By Janine Booth
Labour Party policy is a set of measures that the Party campaigns for in society and would implement in government to better the lives of working class and oppressed people. A good example of this would be actions to end discrimination against neurologically atypical people. So it is shocking and disappointing that despite a comprehensive and popular submission to the National Policy Forum (NPF) on this issue, the NPF report contains not a word about it.
Millions of people are autistic, dyslexic, dyspraxic, dyscalculic or otherwise neurodivergent. We experience systematic discrimination and exclusion. Neurodivergent Labour has consulted widely in drafting a comprehensive manifesto for change, which enjoys the support of many CLPs, trade unions and MPs, as well as gaining credibility and support for Labour among neurodivergent people and their allies. We want the Labour Party to adopt our manifesto in full.
Before summarising its contents, let’s look for a moment at the background to the terminology. The term ‘neurodiversity’ was coined just over two decades ago by Australian activist Judy Singer. Basing it on ‘biodiversity’, Judy used the word to encapsulate the idea that the human species consists of individuals with different neurologies (brain wiring or structure) and that this is naturally-occurring, beneficial and to be preserved rather than eliminated. People who are not neurologically typical are ‘neurodivergent’, and want to be accepted and supported rather than cured.
While the word ‘neurodiversity’ has become very popular, discrimination against and exclusion of neurodivergent people continues in many key areas of our lives. People with ADHD are over-represented in the prison population and autistic people are under-represented in work. Waiting lists for assessments can be years long, and for some neurotypes, there is no public provision of assessment for adults at all. There is widespread ignorance and prejudice about conditions such as Tourette syndrome and dyscalculia. The abuse and alienation directed at people with atypical brains is shameful, and Labour is in a uniquely strong position to challenge it.
Neurodivergent Labour developed its policies on the basis of five key principles, which the whole labour movement can endorse:
• The social model of disability: Disability is caused by society creating barriers to the equal participation of impaired (or neurologically different) people.
• The neurodiversity approach: Humanity is neurologically diverse; people have different brain structure. ADHD, dyslexia, autism, dyspraxia, dyscalculia and other conditions are neurological differences. We want human neurodiversity to be accepted not suppressed.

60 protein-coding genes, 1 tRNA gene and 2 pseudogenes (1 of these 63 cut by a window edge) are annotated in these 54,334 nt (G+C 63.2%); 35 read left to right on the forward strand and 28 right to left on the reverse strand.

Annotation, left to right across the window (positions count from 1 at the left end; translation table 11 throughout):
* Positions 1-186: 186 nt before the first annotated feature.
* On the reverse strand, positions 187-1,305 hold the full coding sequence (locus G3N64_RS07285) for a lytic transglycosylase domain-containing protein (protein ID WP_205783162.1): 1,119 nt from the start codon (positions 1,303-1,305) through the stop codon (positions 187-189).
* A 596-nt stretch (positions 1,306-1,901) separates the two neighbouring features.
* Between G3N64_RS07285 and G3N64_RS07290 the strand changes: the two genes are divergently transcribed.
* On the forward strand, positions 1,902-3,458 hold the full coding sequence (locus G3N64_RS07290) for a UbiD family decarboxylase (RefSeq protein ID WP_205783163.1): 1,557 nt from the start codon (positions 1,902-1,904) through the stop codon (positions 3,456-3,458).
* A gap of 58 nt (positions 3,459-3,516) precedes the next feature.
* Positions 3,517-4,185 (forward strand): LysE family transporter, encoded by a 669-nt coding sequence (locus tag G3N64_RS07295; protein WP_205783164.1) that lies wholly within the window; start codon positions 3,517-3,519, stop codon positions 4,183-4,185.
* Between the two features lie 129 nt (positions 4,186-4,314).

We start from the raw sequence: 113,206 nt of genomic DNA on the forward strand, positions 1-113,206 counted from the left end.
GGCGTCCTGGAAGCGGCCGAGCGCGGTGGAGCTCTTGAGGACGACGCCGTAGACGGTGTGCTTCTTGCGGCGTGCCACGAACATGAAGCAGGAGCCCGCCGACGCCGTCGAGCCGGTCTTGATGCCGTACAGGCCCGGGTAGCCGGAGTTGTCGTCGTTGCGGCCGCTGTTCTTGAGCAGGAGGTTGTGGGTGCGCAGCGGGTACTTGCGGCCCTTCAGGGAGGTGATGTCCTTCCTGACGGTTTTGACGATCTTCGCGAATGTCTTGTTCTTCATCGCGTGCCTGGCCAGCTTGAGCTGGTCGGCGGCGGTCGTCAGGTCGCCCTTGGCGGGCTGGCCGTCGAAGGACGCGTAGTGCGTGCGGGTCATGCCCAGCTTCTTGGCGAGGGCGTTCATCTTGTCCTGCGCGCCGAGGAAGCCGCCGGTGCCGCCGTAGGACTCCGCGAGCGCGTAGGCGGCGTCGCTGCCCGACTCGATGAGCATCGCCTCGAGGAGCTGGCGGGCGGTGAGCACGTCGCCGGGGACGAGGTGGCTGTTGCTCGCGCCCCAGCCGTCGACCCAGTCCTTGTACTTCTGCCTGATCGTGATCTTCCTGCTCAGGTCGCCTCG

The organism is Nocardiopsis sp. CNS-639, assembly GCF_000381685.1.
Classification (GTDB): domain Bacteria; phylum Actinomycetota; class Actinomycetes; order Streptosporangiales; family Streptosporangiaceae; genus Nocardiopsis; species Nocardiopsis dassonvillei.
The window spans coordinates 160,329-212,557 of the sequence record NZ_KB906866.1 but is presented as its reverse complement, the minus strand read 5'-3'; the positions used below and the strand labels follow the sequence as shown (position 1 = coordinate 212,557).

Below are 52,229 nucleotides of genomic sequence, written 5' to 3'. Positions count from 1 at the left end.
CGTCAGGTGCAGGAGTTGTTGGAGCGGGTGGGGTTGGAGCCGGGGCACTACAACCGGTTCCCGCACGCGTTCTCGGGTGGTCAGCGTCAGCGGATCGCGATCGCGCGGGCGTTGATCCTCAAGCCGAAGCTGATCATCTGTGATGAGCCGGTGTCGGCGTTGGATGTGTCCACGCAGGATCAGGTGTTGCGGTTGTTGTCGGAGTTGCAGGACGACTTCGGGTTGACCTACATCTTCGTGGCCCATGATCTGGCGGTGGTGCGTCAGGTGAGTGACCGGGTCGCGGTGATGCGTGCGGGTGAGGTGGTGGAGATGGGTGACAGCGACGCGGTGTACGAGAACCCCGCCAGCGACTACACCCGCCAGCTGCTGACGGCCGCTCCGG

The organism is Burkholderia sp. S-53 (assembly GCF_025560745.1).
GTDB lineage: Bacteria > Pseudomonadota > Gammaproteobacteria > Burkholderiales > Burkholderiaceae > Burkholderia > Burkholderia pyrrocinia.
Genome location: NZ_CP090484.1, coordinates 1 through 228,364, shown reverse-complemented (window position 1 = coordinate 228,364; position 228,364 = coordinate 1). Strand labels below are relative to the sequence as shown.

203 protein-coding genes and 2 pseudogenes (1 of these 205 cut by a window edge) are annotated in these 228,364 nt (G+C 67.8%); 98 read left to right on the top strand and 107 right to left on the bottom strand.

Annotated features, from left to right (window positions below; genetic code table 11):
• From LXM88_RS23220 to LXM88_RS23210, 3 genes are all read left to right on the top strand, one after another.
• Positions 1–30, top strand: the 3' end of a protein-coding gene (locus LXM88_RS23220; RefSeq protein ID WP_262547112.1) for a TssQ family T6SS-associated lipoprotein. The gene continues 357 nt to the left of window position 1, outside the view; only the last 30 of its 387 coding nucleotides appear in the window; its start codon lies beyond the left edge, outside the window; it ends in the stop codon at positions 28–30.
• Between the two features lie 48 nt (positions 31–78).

• Opposing austerity: We need adequate public services, benefits and wages. We oppose cuts.
• Socialism, democracy, solidarity: We base our manifesto on labour movement values. We want to challenge the social roots of discrimination.
• Nothing about us without us: Policies and services must be shaped by neurodivergent people.
You can read our submission to the Policy Forum here.
You can read our manifesto in full here.
It includes clear, specific policies on issues such as diagnosis / identification; independent living, services and welfare; education; work; tackling prejudice and discrimination; abusive ‘treatments’; the justice system; and widening understanding of neurodiversity. Together, these policies are an effective, radical, socialist response to intolerable discrimination.
Labour members and supporters are, to put it mildly, frustrated at the NPF report’s silence on this important issue. Lewes CLP and the TSSA trade union have submitted a reference back to Party Conference, which will allow delegates to vote to tell the NPF to reconsider including these policies. Over 150 Labour members have already signed a statement supporting the reference back. You can read it, and add your name, here.
“By producing a Neurodiversity Manifesto our members placed the Labour Party politically on the leading edge of this issue. We mustn’t let the party slip back and so I urge people to support this critically important reference back motion.” John McDonnell MP
Please do. You will be supporting a grassroots movement to put the needs of millions of people on the policy agenda of the labour movement’s political party.
Neurodivergent Labour has existed only for a couple of years, and aims to affiliate to Labour once it meets the requirement to have existed for three years. Despite its youth, ND Labour has run active and effective campaigns, including against the deportation of a young, black, neurodivergent man, Osime Brown. It has provided a platform for people who are usually ignored, recently publishing an interview with two non-speaking autistic activists. And it has responded fiercely to Tory government policies on social care, disability, Covid-19 and other issues. You can read more and sign up as a member or supporter by visiting our website: www.ndlabour.co.uk
Janine Booth is Chair of Neurodivergent Labour.
Main image: Naturalist, TV presenter and author Chris Packham with the ND Labour manifesto and ND Labour activists
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